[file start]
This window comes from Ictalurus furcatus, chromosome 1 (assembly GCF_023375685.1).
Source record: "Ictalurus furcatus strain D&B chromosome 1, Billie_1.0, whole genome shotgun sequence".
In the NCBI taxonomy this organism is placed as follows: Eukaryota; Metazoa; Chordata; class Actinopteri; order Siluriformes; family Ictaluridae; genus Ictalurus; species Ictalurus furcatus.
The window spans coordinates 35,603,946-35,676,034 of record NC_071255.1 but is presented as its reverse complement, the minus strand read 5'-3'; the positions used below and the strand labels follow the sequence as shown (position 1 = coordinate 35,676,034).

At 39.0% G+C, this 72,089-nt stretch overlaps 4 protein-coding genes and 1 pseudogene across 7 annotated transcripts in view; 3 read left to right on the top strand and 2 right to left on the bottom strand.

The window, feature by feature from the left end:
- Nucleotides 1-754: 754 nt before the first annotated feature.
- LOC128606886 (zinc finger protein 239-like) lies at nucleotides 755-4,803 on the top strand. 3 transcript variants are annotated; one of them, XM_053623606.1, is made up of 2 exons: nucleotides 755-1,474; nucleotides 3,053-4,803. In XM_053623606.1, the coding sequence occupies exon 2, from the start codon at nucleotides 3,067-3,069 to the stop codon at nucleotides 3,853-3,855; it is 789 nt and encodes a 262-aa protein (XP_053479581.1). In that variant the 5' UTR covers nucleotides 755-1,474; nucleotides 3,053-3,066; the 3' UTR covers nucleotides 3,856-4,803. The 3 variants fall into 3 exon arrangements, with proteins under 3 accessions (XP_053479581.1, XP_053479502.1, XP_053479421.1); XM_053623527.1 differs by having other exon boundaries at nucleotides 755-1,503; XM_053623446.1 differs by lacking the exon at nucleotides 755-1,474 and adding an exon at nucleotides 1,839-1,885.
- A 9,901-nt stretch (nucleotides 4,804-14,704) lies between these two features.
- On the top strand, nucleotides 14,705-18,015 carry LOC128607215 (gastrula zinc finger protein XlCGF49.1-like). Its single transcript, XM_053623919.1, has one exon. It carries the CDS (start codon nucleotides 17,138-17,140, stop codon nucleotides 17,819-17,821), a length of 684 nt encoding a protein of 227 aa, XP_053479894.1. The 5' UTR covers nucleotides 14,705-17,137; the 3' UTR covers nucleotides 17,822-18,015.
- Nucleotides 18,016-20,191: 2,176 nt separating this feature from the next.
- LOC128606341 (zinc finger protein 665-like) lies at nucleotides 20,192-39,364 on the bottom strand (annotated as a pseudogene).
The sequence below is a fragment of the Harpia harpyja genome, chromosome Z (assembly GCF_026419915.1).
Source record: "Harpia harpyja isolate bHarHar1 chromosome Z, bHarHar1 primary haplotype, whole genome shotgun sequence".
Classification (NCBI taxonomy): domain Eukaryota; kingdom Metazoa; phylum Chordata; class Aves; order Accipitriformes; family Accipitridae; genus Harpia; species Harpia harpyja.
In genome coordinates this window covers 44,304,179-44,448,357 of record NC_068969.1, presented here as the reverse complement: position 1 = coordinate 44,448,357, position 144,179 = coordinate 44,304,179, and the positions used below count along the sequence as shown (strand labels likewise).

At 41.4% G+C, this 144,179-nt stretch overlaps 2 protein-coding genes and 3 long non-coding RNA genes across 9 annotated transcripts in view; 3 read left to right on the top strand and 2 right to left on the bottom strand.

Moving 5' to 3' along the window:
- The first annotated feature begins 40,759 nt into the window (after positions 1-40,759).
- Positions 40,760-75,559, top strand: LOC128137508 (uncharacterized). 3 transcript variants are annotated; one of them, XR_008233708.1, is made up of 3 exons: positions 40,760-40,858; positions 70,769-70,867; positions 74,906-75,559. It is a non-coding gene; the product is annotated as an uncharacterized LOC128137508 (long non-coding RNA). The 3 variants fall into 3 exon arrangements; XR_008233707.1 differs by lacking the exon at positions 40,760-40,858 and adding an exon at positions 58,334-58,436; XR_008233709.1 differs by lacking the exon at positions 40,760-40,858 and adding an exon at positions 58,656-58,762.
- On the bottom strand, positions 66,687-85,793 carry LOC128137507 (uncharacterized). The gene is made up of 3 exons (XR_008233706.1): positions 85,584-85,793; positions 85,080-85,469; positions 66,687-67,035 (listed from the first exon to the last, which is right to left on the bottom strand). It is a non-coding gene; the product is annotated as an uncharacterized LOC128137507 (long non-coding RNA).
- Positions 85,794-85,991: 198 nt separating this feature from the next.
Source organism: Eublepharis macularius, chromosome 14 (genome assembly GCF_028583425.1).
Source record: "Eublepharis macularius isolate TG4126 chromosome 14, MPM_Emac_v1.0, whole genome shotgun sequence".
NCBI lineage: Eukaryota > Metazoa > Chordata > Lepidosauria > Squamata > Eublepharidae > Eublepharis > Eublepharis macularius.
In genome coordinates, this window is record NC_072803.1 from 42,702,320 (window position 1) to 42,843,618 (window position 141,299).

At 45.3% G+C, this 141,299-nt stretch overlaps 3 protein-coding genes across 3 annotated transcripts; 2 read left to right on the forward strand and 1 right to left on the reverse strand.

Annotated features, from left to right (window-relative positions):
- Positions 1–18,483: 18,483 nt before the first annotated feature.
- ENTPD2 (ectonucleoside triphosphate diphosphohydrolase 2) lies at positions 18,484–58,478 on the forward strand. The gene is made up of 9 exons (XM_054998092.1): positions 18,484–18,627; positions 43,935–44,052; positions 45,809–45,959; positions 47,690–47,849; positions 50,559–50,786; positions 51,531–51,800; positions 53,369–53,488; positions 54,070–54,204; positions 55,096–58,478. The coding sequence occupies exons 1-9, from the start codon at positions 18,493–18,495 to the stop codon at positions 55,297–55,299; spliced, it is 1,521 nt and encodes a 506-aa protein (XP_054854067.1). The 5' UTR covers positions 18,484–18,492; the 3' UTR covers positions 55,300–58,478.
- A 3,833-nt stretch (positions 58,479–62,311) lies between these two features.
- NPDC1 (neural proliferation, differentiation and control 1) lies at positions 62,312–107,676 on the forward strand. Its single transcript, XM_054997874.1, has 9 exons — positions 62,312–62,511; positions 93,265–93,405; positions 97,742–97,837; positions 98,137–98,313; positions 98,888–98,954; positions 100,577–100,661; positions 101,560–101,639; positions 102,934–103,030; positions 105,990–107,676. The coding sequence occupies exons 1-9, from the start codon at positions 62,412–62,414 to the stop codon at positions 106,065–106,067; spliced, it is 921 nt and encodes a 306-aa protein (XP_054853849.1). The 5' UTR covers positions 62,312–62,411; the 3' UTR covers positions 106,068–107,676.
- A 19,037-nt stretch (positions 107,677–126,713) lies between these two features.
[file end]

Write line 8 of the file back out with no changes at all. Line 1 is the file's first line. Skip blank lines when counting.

- LOC128606886 (zinc finger protein 239-like) lies at nucleotides 755-4,803 on the top strand. 3 transcript variants are annotated; one of them, XM_053623606.1, is made up of 2 exons: nucleotides 755-1,474; nucleotides 3,053-4,803. In XM_053623606.1, the coding sequence occupies exon 2, from the start codon at nucleotides 3,067-3,069 to the stop codon at nucleotides 3,853-3,855; it is 789 nt and encodes a 262-aa protein (XP_053479581.1). In that variant the 5' UTR covers nucleotides 755-1,474; nucleotides 3,053-3,066; the 3' UTR covers nucleotides 3,856-4,803. The 3 variants fall into 3 exon arrangements, with proteins under 3 accessions (XP_053479581.1, XP_053479502.1, XP_053479421.1); XM_053623527.1 differs by having other exon boundaries at nucleotides 755-1,503; XM_053623446.1 differs by lacking the exon at nucleotides 755-1,474 and adding an exon at nucleotides 1,839-1,885.